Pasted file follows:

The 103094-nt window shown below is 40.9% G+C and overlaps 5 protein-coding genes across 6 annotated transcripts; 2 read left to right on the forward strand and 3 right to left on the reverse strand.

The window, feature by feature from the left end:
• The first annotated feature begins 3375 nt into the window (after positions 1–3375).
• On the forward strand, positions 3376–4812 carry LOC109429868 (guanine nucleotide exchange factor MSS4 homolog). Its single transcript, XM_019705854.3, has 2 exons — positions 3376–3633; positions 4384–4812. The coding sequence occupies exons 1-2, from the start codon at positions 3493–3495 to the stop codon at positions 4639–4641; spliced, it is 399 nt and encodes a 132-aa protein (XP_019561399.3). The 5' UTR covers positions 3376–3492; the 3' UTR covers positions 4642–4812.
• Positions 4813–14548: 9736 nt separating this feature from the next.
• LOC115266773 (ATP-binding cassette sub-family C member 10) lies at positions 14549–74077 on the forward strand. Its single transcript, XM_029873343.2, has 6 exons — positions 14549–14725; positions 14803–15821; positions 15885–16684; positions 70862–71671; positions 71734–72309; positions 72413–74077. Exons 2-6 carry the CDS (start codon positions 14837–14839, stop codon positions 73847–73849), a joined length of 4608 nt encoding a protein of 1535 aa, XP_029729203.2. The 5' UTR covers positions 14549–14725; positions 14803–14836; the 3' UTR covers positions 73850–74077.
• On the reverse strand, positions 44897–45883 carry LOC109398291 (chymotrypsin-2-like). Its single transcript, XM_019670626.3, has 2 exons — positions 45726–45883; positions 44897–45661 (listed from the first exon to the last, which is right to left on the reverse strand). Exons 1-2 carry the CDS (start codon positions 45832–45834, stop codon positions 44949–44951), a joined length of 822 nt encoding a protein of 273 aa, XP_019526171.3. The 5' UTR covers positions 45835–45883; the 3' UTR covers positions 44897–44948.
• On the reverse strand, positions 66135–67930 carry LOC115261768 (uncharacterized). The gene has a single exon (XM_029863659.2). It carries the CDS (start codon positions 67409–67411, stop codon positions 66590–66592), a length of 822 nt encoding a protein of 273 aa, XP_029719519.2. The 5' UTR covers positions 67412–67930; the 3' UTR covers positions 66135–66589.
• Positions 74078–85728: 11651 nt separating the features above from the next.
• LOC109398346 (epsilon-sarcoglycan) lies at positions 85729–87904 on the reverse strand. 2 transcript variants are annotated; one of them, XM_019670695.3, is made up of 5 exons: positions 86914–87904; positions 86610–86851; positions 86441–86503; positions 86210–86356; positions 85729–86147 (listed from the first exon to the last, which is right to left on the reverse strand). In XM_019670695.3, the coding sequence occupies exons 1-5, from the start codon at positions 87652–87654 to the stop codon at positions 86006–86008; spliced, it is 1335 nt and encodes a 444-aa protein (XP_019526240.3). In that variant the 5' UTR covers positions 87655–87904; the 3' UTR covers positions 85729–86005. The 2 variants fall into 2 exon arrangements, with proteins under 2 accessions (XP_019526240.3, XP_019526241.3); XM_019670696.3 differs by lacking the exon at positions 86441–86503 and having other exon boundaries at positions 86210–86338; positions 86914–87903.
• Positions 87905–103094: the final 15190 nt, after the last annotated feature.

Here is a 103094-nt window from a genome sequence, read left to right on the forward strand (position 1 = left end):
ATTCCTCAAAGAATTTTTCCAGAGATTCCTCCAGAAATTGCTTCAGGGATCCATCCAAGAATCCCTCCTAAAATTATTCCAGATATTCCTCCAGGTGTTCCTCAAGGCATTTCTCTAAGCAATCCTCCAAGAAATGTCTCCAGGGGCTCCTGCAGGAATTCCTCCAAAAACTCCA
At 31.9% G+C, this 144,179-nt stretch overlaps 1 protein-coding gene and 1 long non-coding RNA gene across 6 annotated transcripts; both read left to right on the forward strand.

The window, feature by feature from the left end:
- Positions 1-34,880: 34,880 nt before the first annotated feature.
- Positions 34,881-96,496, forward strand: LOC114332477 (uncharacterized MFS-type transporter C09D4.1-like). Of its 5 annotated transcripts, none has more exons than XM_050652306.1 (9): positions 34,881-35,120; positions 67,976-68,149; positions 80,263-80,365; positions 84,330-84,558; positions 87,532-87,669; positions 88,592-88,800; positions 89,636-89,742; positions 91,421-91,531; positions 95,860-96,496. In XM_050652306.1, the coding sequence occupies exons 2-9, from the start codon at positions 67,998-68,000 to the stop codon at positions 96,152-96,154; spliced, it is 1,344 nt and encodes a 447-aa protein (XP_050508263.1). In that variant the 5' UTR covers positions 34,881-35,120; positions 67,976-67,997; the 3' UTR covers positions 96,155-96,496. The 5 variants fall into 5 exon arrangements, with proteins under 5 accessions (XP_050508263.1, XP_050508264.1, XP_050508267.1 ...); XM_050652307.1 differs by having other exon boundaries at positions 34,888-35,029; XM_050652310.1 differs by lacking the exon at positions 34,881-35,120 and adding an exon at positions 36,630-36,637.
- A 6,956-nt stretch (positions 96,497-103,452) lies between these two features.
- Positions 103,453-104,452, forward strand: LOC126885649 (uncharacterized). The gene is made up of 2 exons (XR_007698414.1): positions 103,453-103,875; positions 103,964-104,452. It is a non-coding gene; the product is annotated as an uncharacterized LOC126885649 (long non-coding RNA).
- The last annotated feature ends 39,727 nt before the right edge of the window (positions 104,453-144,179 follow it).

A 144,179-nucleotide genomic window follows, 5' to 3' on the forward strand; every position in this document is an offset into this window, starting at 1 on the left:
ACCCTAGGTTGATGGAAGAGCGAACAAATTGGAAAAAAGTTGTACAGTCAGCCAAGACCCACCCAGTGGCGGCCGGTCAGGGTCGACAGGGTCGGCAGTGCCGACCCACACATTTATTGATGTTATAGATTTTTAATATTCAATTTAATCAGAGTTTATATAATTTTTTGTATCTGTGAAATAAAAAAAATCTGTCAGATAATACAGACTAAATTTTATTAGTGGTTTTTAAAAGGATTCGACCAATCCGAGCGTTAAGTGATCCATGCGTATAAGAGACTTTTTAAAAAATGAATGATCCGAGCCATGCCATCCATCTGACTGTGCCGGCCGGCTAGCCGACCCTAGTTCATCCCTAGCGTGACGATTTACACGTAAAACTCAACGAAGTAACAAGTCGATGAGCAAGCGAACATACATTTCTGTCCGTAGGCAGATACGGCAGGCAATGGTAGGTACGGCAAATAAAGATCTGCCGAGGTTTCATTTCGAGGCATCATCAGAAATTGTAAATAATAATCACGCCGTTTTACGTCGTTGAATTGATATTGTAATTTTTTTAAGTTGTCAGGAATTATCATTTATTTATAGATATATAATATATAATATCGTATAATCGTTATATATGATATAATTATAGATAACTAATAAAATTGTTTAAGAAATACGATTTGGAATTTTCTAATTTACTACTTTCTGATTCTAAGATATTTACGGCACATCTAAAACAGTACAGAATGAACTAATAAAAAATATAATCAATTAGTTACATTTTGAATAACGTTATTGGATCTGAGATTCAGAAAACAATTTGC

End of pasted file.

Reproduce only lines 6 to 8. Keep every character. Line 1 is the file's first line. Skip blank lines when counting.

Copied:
• LOC115266773 (ATP-binding cassette sub-family C member 10) lies at positions 14549–74077 on the forward strand. Its single transcript, XM_029873343.2, has 6 exons — positions 14549–14725; positions 14803–15821; positions 15885–16684; positions 70862–71671; positions 71734–72309; positions 72413–74077. Exons 2-6 carry the CDS (start codon positions 14837–14839, stop codon positions 73847–73849), a joined length of 4608 nt encoding a protein of 1535 aa, XP_029729203.2. The 5' UTR covers positions 14549–14725; positions 14803–14836; the 3' UTR covers positions 73850–74077.
• On the reverse strand, positions 44897–45883 carry LOC109398291 (chymotrypsin-2-like). Its single transcript, XM_019670626.3, has 2 exons — positions 45726–45883; positions 44897–45661 (listed from the first exon to the last, which is right to left on the reverse strand). Exons 1-2 carry the CDS (start codon positions 45832–45834, stop codon positions 44949–44951), a joined length of 822 nt encoding a protein of 273 aa, XP_019526171.3. The 5' UTR covers positions 45835–45883; the 3' UTR covers positions 44897–44948.
• On the reverse strand, positions 66135–67930 carry LOC115261768 (uncharacterized). The gene has a single exon (XM_029863659.2). It carries the CDS (start codon positions 67409–67411, stop codon positions 66590–66592), a length of 822 nt encoding a protein of 273 aa, XP_029719519.2. The 5' UTR covers positions 67412–67930; the 3' UTR covers positions 66135–66589.